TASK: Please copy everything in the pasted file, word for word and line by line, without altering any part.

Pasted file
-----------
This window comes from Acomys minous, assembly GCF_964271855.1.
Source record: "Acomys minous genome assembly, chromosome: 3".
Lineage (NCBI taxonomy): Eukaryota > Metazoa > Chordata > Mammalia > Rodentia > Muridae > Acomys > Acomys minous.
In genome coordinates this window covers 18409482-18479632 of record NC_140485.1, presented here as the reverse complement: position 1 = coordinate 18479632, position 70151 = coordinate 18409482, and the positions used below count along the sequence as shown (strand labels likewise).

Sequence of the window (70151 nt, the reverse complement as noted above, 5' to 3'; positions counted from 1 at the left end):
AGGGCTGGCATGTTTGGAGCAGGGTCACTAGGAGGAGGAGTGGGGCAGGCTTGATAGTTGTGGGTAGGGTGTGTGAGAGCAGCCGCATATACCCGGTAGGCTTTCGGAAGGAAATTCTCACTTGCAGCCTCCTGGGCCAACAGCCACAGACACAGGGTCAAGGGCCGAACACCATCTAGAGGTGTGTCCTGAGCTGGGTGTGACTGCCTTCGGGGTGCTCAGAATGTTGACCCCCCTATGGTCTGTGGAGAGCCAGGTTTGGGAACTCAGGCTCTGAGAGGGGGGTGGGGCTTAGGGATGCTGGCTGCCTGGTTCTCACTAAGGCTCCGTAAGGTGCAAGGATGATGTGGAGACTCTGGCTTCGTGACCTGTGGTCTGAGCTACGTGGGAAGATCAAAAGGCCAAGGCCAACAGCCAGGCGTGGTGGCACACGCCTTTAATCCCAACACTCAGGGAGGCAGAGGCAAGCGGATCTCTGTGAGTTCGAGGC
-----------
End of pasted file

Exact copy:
This window comes from Acomys minous, assembly GCF_964271855.1.
Source record: "Acomys minous genome assembly, chromosome: 3".
Lineage (NCBI taxonomy): Eukaryota > Metazoa > Chordata > Mammalia > Rodentia > Muridae > Acomys > Acomys minous.
In genome coordinates this window covers 18409482-18479632 of record NC_140485.1, presented here as the reverse complement: position 1 = coordinate 18479632, position 70151 = coordinate 18409482, and the positions used below count along the sequence as shown (strand labels likewise).

Sequence of the window (70151 nt, the reverse complement as noted above, 5' to 3'; positions counted from 1 at the left end):
AGGGCTGGCATGTTTGGAGCAGGGTCACTAGGAGGAGGAGTGGGGCAGGCTTGATAGTTGTGGGTAGGGTGTGTGAGAGCAGCCGCATATACCCGGTAGGCTTTCGGAAGGAAATTCTCACTTGCAGCCTCCTGGGCCAACAGCCACAGACACAGGGTCAAGGGCCGAACACCATCTAGAGGTGTGTCCTGAGCTGGGTGTGACTGCCTTCGGGGTGCTCAGAATGTTGACCCCCCTATGGTCTGTGGAGAGCCAGGTTTGGGAACTCAGGCTCTGAGAGGGGGGTGGGGCTTAGGGATGCTGGCTGCCTGGTTCTCACTAAGGCTCCGTAAGGTGCAAGGATGATGTGGAGACTCTGGCTTCGTGACCTGTGGTCTGAGCTACGTGGGAAGATCAAAAGGCCAAGGCCAACAGCCAGGCGTGGTGGCACACGCCTTTAATCCCAACACTCAGGGAGGCAGAGGCAAGCGGATCTCTGTGAGTTCGAGGC